12 Takeaways for Writing Amazing Speeches
12 Takeaways for Writing Amazing Speeches
Writing Amazing Speeches | There can be no doubt that there is tremendous power in the Spoken Word, and that every coach is made more effective when they cultivate this needed skill.
One need look no further than the inspirational influence of Martin Luther King Jr., Abraham Lincoln, Nelson Mandela, Winston Churchill, John F. Kennedy, the Dalai Lama, Gandhi, and Steve Jobs to feel the power, the impact, and the shift that occurs when a communicator steps up, hones their craft, and delivers a message that is relevant and poignant. Racism has diminished, repression has ceased, recessions have been halted, and revolutions have begun, all through the power of the Spoken Word.
…the impact, and the shift that occurs when a communicator steps up, hones their craft, and delivers a message that is relevant and poignant
To speak well, we need to take enough time to prepare. “How long do you wish me to speak?” asked Abraham Lincoln, who was invited by a society to attend its annual dinner. “Why do you ask?” inquired the secretary. “Because,” said the orator Lincoln, “if you want me to give a five-minute address I must have at least two weeks in which to prepare myself, but if you want me to talk for two hours, I am ready now.” Experienced speakers know that if you fail to prepare, you prepare to fail. Lincoln was saying here that a concise talk (i.e. in the style of the wildly popular TED Talks) is even more difficult.
If you ever have to give a speech, unless you’re an experienced public speaker, it’s usually best to write your speech beforehand, word for word. Be prepared. And don’t just write a boring speech reciting quotes and data, without any seasoning. Make it an amazing talk, seasoned with impact, one that will be listened to and parked in the memory of the listener for a long time.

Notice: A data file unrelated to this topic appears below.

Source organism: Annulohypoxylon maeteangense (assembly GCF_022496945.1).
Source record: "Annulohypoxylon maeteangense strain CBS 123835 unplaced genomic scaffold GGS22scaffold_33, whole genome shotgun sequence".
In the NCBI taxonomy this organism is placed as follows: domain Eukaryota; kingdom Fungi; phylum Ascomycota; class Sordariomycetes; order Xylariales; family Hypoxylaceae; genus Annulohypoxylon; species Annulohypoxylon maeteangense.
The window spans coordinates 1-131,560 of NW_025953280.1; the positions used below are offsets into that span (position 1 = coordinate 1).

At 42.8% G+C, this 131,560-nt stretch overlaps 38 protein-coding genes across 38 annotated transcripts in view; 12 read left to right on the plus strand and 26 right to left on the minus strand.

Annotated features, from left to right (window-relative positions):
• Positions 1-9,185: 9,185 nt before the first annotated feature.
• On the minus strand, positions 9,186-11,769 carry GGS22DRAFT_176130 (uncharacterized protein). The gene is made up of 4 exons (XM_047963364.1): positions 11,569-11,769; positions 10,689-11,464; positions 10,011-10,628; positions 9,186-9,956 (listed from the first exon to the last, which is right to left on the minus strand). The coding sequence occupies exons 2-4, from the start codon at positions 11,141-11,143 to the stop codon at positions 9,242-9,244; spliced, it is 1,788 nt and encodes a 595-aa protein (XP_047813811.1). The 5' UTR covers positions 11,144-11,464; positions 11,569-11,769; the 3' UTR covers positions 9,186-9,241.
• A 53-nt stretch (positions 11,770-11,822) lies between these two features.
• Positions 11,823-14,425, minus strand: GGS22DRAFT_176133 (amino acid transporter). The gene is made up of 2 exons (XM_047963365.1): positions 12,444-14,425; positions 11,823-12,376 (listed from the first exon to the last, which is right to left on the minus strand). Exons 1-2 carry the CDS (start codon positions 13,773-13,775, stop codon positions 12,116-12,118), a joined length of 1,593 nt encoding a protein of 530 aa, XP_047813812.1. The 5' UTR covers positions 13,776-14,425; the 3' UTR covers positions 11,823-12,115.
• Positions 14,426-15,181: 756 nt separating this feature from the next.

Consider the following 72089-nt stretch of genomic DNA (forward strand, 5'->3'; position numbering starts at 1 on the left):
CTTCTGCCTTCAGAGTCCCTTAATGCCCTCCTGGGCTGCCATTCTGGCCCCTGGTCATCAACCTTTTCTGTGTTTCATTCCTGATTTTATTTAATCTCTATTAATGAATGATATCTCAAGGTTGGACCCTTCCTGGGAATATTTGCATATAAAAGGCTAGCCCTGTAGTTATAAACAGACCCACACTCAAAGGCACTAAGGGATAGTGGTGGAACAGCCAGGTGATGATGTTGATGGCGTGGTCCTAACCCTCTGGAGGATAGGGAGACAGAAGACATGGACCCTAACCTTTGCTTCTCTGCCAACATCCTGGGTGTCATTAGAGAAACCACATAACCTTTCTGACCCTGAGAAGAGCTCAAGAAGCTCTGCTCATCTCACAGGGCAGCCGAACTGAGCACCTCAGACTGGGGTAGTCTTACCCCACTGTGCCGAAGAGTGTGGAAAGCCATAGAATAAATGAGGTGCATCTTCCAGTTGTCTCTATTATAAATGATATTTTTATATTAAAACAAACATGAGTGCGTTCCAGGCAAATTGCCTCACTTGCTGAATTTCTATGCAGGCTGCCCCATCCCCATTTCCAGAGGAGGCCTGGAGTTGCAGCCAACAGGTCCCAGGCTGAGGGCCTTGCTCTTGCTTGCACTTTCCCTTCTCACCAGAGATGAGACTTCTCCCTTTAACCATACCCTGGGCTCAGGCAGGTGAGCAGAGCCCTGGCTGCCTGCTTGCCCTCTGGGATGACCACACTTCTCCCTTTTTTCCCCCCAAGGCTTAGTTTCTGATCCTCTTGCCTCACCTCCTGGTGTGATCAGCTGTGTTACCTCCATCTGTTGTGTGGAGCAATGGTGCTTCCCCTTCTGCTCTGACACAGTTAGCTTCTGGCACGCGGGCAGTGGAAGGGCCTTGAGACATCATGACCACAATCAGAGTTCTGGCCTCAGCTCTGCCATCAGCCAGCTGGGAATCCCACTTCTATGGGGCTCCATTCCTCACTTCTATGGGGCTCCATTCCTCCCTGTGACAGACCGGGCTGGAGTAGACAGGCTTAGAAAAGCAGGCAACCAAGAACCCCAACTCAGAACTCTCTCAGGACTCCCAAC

By far, the best in history are Abraham Lincoln, Martin Luther King, Jr., and Jesus Christ. They spoke to us long before the age of the Internet and seamless communication, and yet their words continue to shape the world to this day.
Abraham Lincoln and MLK forever changed the face of modern democracies, diversity, and human rights. Jesus, without the aid of a plane, train or automobile; without the support of an internet connection, fax machine or telephone, and without the use of violence, spread his message of love like a healthy virus within a short time to the most remote corners of the planet. His ethos of love, compassion, and justice has done more to shape our modern human rights and legal system than any other person in history. The entire human rights movement itself essentially owes itself to Jesus Christ. So, we are invited to consider what we can learn from these gurus of communication?
Here are the 12 best takeaways we can learn from them:
1. Keep it short. Your message does not have to be eternal to be immortal. Lincoln’s Gettysburg Address lasted for 3 minutes, and was 10 sentences (272 words) long. But it was powerful! The, “I Have a Dream Speech” is about 1600 words! The Sermon on the Mount is about 2500 words – which can be delivered in about 15 minutes! Capture the key emotions and ideas you want to convey in as little time as possible. If you can deliver a 10-minute speech, instead of a 45-minute droner, your audience will actually listen, and they will love your for it! 1. Keep it short. You message does not have to be eternal to be immortal. Lincoln’s Gettysburg Address lasted for 3 minutes, and was 10 sentences (272 words) long. But it was powerful! The, “I Have a Dream Speech” is about 1600 words! The Sermon on the Mount is about 2500 words – which can be delivered in about 15 minutes! Capture the key emotions and ideas you want to convey in as little time as possible. If you can deliver a 10-minute speech, instead of a 45-minute droner, your audience will actually listen, and they will love your for it!
2. Have a purpose. What’s the “Big Idea”? Speak to communicate a message, and to get your audience to respond. Lincoln, MLK, and Jesus did this. What is your Big Idea and your Call to Action?
Connect with the hearts in your audience. A speech is not the place to just speak to logical side of humanity, but also to speak to the heart.